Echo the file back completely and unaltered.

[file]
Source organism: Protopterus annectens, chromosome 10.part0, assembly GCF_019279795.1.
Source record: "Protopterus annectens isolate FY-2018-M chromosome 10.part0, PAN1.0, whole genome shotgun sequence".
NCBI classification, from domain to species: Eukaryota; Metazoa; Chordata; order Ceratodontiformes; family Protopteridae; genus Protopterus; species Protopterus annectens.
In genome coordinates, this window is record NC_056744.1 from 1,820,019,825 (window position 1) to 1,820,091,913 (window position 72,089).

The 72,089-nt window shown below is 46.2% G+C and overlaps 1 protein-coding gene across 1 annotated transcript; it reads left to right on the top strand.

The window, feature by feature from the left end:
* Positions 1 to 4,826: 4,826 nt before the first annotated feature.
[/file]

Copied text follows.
Source organism: Protopterus annectens, chromosome 10.part0, assembly GCF_019279795.1.
Source record: "Protopterus annectens isolate FY-2018-M chromosome 10.part0, PAN1.0, whole genome shotgun sequence".
NCBI classification, from domain to species: Eukaryota; Metazoa; Chordata; order Ceratodontiformes; family Protopteridae; genus Protopterus; species Protopterus annectens.
In genome coordinates, this window is record NC_056744.1 from 1,820,019,825 (window position 1) to 1,820,091,913 (window position 72,089).

The 72,089-nt window shown below is 46.2% G+C and overlaps 1 protein-coding gene across 1 annotated transcript; it reads left to right on the top strand.

The window, feature by feature from the left end:
* Positions 1 to 4,826: 4,826 nt before the first annotated feature.